Inside Higher Ed cites the research of SMU’s Anne Lincoln in a Sept. 27 article announcing new efforts by the National Science Foundation to make research grants more accessible to scientists who want to have children.
The move by the NSF is an effort to stem the tide of female scientists fleeing the fields of science, technology, engineering and math when forced to choose between their career and motherhood.
Lincoln, an assistant professor in the Department of Sociology, has done extensive research on how science careers can be incompatible with both women and men who also want to have a family.
Lincoln found that nearly half of all women scientists and one-quarter of male scientists at the nation’s top research universities said their career has kept them from having as many children as they had wanted.
The study, “Scientists Want More Children,” appeared in the journal PLoS ONE. Lincoln authored the study with sociologist Elaine Howard Ecklund of Rice University, Houston.
For the past three years, Ecklund and Lincoln have been studying what junior and senior scientists in physics, astronomy and biology think about discrimination, family life and the state of their careers. They found that both men and women say having a science career means they will have fewer children than they wanted. They also found that women were actually more satisfied with their lives than were men. And having fewer children than wanted has a more pronounced effect on life satisfaction for male scientists.
By Scott Jaschik
Inside Higher Ed
Just last month, researchers at Rice and Southern Methodist Universities released a study showing that female scientists were twice as likely as their male counterparts to regret not having more children. Further, these regrets were seen as prompting some female grad students and postdocs to consider leaving academic science.
On Monday, the National Science Foundation announced a series of new policies designed to make the agency’s grant-making policies reflect support for those trying to balance parenthood with research careers. White House officials said that the goal of the effort was to promote change not only at the NSF, but throughout research universities, with the aim over 10 years of raising the percentage of tenure-track faculty in STEM fields who are women (about 28 percent) to their representation among new STEM Ph.D.s (about 40 percent).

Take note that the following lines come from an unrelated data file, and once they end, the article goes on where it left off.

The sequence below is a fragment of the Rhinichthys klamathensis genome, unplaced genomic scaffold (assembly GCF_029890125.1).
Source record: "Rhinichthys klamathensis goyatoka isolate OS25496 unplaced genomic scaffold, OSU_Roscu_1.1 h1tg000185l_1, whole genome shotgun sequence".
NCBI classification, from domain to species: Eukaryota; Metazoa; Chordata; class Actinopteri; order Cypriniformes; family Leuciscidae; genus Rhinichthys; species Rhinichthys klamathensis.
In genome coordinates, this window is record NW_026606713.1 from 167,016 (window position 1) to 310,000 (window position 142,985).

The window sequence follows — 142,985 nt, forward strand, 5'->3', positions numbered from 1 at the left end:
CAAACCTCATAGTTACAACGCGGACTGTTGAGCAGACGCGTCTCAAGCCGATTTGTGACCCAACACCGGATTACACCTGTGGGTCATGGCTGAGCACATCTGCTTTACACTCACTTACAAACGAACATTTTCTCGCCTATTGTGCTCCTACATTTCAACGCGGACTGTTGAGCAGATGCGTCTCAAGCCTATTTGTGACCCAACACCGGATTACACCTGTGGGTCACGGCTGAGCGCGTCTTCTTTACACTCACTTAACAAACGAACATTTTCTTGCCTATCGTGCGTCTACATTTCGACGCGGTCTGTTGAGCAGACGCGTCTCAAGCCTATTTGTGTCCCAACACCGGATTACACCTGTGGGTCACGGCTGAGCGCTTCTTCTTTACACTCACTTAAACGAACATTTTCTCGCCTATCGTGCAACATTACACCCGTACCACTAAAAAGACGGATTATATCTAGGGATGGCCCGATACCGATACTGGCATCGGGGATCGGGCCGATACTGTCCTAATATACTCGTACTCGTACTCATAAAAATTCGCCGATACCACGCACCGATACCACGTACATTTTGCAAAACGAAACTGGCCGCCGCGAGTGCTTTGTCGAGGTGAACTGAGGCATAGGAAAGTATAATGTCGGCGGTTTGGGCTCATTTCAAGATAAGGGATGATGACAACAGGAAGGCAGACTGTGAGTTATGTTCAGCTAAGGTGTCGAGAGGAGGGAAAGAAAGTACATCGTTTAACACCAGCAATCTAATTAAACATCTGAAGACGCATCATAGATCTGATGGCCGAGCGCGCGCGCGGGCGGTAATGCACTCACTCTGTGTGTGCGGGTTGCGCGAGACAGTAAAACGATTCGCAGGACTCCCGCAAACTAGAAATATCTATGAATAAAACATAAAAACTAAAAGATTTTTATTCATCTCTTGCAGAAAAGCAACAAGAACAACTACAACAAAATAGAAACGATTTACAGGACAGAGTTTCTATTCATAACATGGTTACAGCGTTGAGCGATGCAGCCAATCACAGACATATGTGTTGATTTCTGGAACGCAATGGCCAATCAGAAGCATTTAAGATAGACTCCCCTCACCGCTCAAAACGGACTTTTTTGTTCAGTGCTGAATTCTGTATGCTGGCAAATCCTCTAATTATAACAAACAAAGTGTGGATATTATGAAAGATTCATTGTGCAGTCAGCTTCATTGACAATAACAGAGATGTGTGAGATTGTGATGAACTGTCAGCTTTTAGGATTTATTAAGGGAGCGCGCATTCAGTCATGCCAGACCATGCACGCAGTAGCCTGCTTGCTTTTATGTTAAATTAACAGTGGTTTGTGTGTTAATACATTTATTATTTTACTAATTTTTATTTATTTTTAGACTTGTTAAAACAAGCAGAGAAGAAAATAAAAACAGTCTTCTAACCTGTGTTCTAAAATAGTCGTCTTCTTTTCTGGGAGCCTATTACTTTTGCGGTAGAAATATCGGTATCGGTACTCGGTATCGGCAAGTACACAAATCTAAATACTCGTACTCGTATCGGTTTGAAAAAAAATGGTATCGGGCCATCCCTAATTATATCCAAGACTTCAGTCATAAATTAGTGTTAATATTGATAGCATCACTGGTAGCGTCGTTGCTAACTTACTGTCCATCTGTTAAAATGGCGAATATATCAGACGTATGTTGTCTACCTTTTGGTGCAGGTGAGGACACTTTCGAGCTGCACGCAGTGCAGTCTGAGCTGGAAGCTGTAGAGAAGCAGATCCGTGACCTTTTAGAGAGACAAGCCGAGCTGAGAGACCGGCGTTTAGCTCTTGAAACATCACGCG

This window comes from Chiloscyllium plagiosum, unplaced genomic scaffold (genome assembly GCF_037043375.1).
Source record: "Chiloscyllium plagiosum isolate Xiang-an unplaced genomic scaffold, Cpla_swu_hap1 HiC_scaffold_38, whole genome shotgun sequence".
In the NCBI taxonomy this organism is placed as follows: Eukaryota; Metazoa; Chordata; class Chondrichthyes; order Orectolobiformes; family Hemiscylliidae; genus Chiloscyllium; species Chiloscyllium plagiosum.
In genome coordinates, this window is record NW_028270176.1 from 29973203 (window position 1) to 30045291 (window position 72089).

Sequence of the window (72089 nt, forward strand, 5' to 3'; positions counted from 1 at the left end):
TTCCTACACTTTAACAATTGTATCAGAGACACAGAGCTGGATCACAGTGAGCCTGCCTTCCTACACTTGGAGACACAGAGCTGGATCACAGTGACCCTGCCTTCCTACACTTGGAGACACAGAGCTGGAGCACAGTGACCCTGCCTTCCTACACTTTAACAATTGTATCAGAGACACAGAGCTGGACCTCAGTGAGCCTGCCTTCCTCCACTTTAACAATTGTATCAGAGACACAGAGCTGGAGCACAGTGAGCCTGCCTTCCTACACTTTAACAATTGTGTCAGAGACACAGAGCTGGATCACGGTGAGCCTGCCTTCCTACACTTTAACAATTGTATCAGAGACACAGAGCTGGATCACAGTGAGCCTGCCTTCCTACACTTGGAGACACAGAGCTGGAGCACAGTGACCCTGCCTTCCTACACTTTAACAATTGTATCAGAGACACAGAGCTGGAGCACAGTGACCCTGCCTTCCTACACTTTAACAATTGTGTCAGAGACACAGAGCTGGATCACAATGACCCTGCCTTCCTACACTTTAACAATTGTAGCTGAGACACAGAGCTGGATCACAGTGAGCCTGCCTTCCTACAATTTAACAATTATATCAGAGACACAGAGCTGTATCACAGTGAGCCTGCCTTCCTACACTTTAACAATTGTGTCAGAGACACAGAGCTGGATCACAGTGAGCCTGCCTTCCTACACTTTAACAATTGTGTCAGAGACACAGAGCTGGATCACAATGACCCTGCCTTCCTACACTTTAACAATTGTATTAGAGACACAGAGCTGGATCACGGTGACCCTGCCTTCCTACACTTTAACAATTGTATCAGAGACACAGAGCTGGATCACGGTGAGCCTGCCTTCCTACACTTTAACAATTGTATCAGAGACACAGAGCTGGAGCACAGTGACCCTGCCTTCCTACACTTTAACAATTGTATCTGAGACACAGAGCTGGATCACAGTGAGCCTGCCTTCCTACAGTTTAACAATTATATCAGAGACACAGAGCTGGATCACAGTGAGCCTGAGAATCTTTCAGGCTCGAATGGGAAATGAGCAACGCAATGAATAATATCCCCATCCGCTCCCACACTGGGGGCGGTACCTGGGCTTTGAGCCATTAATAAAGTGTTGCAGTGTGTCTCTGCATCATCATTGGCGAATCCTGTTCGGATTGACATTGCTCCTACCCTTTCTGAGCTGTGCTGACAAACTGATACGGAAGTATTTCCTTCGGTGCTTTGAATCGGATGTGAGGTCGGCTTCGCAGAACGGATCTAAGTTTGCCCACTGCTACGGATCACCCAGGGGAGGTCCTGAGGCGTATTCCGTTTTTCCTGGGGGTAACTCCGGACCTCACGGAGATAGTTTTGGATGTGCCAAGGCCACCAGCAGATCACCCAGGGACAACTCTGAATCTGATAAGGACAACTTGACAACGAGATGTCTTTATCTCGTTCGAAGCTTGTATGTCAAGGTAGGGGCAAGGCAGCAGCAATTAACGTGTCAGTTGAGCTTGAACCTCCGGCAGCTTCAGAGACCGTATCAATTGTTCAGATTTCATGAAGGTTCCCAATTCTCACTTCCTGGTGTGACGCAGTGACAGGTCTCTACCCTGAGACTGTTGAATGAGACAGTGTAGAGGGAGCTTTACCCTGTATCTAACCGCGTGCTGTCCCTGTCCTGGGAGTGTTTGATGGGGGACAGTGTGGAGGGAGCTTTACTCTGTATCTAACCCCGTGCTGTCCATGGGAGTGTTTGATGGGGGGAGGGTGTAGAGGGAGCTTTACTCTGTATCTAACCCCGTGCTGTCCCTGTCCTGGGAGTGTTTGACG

John P. Holdren, director of the White House Office of Science and Technology Policy, said at a news briefing that the policy changes will help both fathers and mothers, but that “it is much more common for women to give up STEM careers” than it is for men, and that the shifts are designed to prevent those departures.
Specifically, the NSF will:
- Allow postponement for one year of grants because of childbirth or adoption.
- Allow grant suspension for parental leave.
- Provide supplementary funds to cover the cost of hiring research technicians to maintain laboratories when grant recipients are on family leave.
- Permit those serving on peer review panels to meet with their colleagues virtually, rather than in person, to reduce child-care needs created by travel.
- Fund more research on the effectiveness of policies that are designed to keep women in the science pipeline.
At the same time, the White House announced a series of related efforts by non-governmental groups. The Association for Women in Science is starting a new campaign to bring representatives of government, industry and academe together to discuss ways that work places can promote training, re-entry and retraining of women for science jobs. The Association of American Universities and the Association of Public and Land-grant Universities pledged to find ways to “promote more flexible work and learning environments for those in STEM and other disciplines.”